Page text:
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Ex First Bank director appeal against N9bn forfeiture

By News desk
A former bank director, Dauda Lawal, has asked Court of Appeal in Lagos to order Federal Government to return to him N9.08 billion he forfeited to it on February 16, 2017.
 Lawal told the court that Federal High Court, Lagos which ordered the forfeiture of the money, had no jurisdiction to do so.
According to Economic and Financial Crimes Commission (EFCC), the N9.08 billion was part of the forfeited N23.4 billion and $5 million (about N34 billion in total) linked to former Petroleum Minister, Diezani Alison-Madueke.
The anti-graft agency said the sums were stolen by Mrs Alison-Madueke and several accomplices from the Nigerian National Petroleum Corporation (NNPC) and stashed in three banks.
It would be recalled that Justice Muslim Hassan, on February 16, 2017, ordered final forfeiture of the funds after no one showed up to make legitimate claims to the funds.
Hassan said he was satisfied with the EFCC’s argument that the monies were proceeds of illegal activity.
Lawal,who is the sole applicant in the appeal, while EFCC is the respondent, was represented by his counsel P.I.N Ikwueto SAN while Kufre Uduak represented  EFCC.
When the matter came up for hearing last Thursday, September 29, the court adjourned further proceedings, after informing both parties that a date for hearing will be communicated to them.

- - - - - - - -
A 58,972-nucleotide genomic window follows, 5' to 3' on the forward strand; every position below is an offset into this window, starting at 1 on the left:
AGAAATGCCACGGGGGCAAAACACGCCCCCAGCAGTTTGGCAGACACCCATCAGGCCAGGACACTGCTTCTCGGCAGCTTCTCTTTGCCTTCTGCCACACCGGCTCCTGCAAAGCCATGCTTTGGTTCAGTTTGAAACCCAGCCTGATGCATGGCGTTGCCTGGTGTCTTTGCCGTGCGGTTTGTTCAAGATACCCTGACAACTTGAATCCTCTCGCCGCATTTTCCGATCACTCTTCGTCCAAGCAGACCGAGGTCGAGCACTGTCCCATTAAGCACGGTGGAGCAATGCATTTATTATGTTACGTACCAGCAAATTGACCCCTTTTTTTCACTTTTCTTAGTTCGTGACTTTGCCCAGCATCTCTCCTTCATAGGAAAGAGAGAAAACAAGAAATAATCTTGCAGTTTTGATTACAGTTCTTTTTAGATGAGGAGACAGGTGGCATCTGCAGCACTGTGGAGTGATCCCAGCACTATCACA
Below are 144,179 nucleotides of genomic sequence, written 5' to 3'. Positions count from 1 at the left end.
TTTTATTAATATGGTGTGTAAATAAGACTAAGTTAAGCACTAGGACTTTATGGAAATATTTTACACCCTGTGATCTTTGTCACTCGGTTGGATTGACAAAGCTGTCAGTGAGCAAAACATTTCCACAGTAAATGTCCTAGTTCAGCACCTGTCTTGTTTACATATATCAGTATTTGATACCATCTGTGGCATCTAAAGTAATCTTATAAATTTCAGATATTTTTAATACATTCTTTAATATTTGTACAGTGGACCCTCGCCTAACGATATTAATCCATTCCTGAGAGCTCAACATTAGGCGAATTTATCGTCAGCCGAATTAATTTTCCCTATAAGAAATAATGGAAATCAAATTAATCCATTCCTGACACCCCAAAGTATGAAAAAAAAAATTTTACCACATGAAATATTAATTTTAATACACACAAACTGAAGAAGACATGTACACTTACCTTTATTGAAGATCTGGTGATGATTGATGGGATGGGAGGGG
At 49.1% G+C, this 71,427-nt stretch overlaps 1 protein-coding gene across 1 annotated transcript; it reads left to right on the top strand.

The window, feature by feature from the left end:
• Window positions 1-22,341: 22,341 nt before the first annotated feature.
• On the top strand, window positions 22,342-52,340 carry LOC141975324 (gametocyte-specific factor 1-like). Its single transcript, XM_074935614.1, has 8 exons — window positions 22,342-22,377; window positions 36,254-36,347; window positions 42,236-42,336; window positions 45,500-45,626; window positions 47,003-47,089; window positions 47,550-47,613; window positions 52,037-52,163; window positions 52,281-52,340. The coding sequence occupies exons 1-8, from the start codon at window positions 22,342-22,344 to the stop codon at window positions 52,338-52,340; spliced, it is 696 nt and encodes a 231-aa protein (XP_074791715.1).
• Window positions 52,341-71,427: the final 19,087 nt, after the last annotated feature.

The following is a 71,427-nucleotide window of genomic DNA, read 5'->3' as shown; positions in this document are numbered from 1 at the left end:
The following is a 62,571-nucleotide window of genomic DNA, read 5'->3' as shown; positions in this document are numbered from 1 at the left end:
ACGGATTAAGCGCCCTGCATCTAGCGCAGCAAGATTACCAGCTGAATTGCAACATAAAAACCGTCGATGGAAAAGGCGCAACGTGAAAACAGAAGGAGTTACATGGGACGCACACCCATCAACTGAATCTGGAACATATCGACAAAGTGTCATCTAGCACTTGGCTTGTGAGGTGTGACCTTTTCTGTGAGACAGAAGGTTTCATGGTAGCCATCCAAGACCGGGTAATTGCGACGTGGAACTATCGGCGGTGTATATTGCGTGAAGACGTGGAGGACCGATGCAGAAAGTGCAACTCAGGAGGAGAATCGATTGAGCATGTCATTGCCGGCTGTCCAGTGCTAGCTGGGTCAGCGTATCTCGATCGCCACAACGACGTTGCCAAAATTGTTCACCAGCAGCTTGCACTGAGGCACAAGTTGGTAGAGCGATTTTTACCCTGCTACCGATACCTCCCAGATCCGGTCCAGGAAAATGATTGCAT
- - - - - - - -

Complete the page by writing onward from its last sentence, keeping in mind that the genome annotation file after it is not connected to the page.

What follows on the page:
In his notice of appeal in the suit marked CA/LA/PRE/RA/CU/394MI/2019, Lawal contended that the judge erred in law.
He is seeking four reliefs, including an order to:
“To set aside the judgment dated 16 February 2017 for being without jurisdiction and thereby a nullity. “An order setting aside the forfeiture of the sum of N9,080,000,000 which the respondent (EFCC) obtained from the appellant while the appellant was under the detention of the respondent (EFCC).
“An order returning the sum of N9,080,000,000 to the appellant.”
In his March 29 affidavit in support of his application, Lawal averred that the forfeited N9.08bn was not found in his possession as required by Section 17 of the Advance Fee Fraud and Other Fraud Related Offences Act.
According to him, the money was borrowed on his behalf by family/friends whilst he was in EFCC custody and given to the government.
He further maintained that his failure to appeal within time was due to his apprehension that if he challenged the Judgment dated 16 February 20 whilst the investigation was on going, the appellant will be further detained by EFCC.
“The Appellant has now been charged along with others following the conclusion of the investigation by the EFCC.”

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